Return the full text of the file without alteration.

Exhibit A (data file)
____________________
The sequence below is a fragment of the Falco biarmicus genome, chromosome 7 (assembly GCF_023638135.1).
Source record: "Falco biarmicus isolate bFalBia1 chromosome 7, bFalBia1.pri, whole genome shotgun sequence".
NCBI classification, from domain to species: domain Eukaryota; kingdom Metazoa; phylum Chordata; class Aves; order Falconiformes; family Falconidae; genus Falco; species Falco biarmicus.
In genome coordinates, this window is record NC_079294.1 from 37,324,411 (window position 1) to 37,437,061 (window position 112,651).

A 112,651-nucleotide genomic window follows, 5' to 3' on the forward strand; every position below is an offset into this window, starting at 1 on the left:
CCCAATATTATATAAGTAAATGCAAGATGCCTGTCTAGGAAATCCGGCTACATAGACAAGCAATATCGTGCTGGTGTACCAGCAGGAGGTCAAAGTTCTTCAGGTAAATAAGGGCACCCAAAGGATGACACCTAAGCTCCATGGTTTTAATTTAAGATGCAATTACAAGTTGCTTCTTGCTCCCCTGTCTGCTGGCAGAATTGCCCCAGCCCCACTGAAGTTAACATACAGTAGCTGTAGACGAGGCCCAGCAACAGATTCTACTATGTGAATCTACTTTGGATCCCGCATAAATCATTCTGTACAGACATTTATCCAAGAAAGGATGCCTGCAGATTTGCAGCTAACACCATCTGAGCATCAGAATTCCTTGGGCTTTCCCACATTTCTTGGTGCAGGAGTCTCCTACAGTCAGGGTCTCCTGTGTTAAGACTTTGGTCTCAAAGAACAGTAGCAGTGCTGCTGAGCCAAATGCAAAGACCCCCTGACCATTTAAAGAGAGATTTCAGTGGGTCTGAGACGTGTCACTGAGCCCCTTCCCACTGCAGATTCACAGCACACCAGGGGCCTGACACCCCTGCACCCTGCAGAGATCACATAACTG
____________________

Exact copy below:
The sequence below is a fragment of the Falco biarmicus genome, chromosome 7 (assembly GCF_023638135.1).
Source record: "Falco biarmicus isolate bFalBia1 chromosome 7, bFalBia1.pri, whole genome shotgun sequence".
NCBI classification, from domain to species: domain Eukaryota; kingdom Metazoa; phylum Chordata; class Aves; order Falconiformes; family Falconidae; genus Falco; species Falco biarmicus.
In genome coordinates, this window is record NC_079294.1 from 37,324,411 (window position 1) to 37,437,061 (window position 112,651).

A 112,651-nucleotide genomic window follows, 5' to 3' on the forward strand; every position below is an offset into this window, starting at 1 on the left:
CCCAATATTATATAAGTAAATGCAAGATGCCTGTCTAGGAAATCCGGCTACATAGACAAGCAATATCGTGCTGGTGTACCAGCAGGAGGTCAAAGTTCTTCAGGTAAATAAGGGCACCCAAAGGATGACACCTAAGCTCCATGGTTTTAATTTAAGATGCAATTACAAGTTGCTTCTTGCTCCCCTGTCTGCTGGCAGAATTGCCCCAGCCCCACTGAAGTTAACATACAGTAGCTGTAGACGAGGCCCAGCAACAGATTCTACTATGTGAATCTACTTTGGATCCCGCATAAATCATTCTGTACAGACATTTATCCAAGAAAGGATGCCTGCAGATTTGCAGCTAACACCATCTGAGCATCAGAATTCCTTGGGCTTTCCCACATTTCTTGGTGCAGGAGTCTCCTACAGTCAGGGTCTCCTGTGTTAAGACTTTGGTCTCAAAGAACAGTAGCAGTGCTGCTGAGCCAAATGCAAAGACCCCCTGACCATTTAAAGAGAGATTTCAGTGGGTCTGAGACGTGTCACTGAGCCCCTTCCCACTGCAGATTCACAGCACACCAGGGGCCTGACACCCCTGCACCCTGCAGAGATCACATAACTG